Today in London’s rebel past: Friern Barnet library reopens, 2013.

Friern Barnet Library in Barnet, north London, was occupied by campaigners and re-opened to the public, after local council cuts closed it down. Ironically it was the new law criminalising squatting in residential properties which prompted the occupation and re-opening (temporarily under activist-volunteer control) of the library in Friern Barnet Road.

Squatters made homeless by the new law were looking for commercial properties to squat and found windows left open (and the heating turned up very high) in the library which was closed by Barnet Council in April 2012.

There was a very active campaign to save the library by the Save Friern Barnet Library (SFBL) group, which has continued meeting and campaigning since April. SFBL and the anti-cuts Barnet Alliance for Public Services (BAPS) have continued demanding that Barnet Council re-opens the library as a properly funded and staffed public service.

When the council first closed the library there was a short, token occupation by about 20 local residents but no serious thought had been given to occupying long-term. Protest “pop-up” libraries on the small green space next to the library building and community demonstrations helped maintain an active campaign through the spring and summer.

Until they were sure what the occupiers were demanding of the council, and while they clarified their own legal position, SFBL held off endorsing the occupation or entering the property. Since the occupiers made it clear that they consider themselves simply the “caretakers” of the library while the council and residents negotiate over its future, SFBL started supporting the occupation.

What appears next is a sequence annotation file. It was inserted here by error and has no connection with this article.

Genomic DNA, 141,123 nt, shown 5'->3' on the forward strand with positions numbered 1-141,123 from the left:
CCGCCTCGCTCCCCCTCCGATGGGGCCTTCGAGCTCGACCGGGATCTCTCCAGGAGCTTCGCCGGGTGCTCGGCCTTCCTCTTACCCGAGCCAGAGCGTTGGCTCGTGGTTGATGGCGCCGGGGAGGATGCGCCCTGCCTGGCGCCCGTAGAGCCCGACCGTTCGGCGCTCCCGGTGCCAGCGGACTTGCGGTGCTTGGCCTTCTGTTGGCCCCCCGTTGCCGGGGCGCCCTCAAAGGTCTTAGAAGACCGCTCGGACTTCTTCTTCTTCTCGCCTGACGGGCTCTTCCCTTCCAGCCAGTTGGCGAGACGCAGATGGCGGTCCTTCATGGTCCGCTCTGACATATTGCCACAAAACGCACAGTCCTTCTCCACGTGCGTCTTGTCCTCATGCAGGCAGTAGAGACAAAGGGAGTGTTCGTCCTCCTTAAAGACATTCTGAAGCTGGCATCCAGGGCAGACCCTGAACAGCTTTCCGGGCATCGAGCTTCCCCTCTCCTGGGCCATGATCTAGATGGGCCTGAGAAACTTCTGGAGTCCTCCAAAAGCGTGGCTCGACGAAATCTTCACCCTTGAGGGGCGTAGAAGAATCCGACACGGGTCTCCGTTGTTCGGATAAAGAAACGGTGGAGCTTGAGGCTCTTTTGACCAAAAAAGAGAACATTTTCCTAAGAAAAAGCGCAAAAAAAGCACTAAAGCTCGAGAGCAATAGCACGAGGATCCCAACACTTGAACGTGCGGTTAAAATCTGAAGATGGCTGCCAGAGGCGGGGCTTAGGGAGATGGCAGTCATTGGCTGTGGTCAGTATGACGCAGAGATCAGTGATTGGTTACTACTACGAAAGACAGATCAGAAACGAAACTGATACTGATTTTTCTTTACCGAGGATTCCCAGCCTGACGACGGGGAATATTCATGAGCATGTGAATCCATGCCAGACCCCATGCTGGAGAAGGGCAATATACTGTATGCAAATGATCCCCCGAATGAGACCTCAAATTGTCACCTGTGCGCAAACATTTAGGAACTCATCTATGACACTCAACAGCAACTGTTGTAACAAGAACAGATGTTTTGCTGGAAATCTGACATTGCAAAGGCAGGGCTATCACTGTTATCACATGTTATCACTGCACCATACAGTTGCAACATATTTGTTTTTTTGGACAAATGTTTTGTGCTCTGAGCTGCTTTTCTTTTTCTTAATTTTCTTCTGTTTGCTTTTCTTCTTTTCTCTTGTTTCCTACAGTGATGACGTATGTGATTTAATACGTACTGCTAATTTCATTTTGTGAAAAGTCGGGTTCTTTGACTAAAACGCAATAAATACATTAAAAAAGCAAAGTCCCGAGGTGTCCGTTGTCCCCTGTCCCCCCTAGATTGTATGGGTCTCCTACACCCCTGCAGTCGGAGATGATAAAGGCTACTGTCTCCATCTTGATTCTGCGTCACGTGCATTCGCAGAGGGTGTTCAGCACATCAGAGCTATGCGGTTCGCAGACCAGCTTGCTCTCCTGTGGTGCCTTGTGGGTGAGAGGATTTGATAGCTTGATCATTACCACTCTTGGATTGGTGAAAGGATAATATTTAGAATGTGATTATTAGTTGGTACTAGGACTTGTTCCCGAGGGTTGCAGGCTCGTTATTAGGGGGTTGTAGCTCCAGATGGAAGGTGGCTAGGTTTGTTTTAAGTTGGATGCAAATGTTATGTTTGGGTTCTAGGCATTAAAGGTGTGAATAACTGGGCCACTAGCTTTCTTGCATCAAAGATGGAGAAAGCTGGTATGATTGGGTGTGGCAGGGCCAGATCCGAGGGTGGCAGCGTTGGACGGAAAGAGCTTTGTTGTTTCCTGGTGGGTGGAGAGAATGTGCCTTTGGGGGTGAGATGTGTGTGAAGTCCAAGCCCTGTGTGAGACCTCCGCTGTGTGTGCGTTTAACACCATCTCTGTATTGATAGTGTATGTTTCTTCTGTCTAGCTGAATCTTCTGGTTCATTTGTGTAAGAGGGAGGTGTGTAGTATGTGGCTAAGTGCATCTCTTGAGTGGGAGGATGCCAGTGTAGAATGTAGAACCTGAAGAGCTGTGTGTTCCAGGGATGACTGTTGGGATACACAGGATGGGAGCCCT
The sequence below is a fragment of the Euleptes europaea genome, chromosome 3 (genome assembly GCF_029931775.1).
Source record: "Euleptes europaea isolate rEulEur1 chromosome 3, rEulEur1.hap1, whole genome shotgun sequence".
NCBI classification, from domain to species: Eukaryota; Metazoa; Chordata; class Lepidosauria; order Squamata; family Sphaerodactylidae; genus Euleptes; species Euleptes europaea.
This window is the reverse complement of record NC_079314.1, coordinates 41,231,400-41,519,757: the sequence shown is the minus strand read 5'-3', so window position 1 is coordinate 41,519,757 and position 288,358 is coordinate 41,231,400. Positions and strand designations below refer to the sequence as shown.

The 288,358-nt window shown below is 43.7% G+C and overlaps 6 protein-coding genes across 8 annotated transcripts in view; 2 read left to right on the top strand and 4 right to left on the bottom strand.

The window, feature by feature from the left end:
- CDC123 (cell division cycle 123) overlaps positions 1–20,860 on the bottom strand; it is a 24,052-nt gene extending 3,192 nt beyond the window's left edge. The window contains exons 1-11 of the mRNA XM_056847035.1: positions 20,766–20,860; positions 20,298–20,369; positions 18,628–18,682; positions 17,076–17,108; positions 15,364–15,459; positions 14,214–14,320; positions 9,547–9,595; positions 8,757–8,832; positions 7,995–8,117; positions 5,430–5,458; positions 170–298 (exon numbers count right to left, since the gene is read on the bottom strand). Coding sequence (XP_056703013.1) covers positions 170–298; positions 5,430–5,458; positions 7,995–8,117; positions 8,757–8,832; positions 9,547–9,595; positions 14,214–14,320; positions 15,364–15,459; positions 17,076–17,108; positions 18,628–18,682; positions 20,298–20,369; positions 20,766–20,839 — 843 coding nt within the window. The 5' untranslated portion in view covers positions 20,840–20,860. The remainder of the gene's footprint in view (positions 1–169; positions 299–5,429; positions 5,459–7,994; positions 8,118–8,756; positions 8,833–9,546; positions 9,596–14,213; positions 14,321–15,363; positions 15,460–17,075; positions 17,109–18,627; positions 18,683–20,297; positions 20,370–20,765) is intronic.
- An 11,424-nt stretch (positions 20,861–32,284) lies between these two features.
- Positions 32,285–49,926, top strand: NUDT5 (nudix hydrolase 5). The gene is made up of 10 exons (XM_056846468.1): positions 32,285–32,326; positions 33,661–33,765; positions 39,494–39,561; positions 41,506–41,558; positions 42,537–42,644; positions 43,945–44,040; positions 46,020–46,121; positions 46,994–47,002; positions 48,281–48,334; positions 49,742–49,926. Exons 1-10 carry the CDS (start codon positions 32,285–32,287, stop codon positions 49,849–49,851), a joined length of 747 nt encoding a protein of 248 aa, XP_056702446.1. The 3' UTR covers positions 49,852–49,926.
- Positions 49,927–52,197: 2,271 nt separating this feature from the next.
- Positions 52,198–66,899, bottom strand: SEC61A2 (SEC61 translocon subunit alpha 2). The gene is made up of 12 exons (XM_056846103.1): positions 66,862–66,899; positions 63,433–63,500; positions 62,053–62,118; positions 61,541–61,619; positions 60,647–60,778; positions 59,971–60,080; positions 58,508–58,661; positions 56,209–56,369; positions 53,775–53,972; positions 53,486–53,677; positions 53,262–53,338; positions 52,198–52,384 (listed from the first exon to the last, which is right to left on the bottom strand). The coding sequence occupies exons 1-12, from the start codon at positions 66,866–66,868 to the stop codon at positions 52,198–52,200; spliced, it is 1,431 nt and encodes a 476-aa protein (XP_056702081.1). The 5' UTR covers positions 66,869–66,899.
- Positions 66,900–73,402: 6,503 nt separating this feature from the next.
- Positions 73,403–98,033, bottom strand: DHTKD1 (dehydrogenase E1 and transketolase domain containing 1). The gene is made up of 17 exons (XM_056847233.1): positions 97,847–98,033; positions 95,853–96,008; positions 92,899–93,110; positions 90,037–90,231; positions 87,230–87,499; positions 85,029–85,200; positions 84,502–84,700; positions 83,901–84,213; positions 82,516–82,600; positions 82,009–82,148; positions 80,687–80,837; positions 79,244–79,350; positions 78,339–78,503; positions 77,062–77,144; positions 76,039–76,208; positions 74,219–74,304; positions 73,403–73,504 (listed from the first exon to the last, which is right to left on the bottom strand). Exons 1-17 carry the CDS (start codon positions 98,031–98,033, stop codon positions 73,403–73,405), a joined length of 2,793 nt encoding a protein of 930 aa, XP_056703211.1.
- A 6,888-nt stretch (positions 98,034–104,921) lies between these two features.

Local campaigners and other volunteers in alliance with the squatters set about filling the shelves with books, videos, games, leaflets and local information as well as providing a community centre for a range of leisure and recreational activities. The library also became a campaign centre.

Barnet Council was taken aback by the determination of the campaigners and sent senior representatives to negotiating meetings at the library. Negotiations were opened to those who wanted to participate.

The Council tried to persuade the SFBL campaign to give up the library building (because it wanted to sell the building and the land) and offered some space in Friary House (a building within Friary Park which is farther away from where most people who use the current library live) from which local volunteers could organise their own volunteer library.

This offer was refused by the campaign – their demand was for a library in the heart of the community, run as a public service. They had overwhelming local support and collected nearly 4,500 signatures on a petition calling for this.

The Council’s plan was always to close FBL and another library – North Finchley – and replace them with a new, super-duper “landmark library” housed within the Arts Depot (a local theatre and arts centre). But negotiations over this had stalled, and the council admitted that the landmark library was not likely to happen. Instead there was just a rather sad room full of books by way of a temporary replacement for the closed Friern Barnet Library.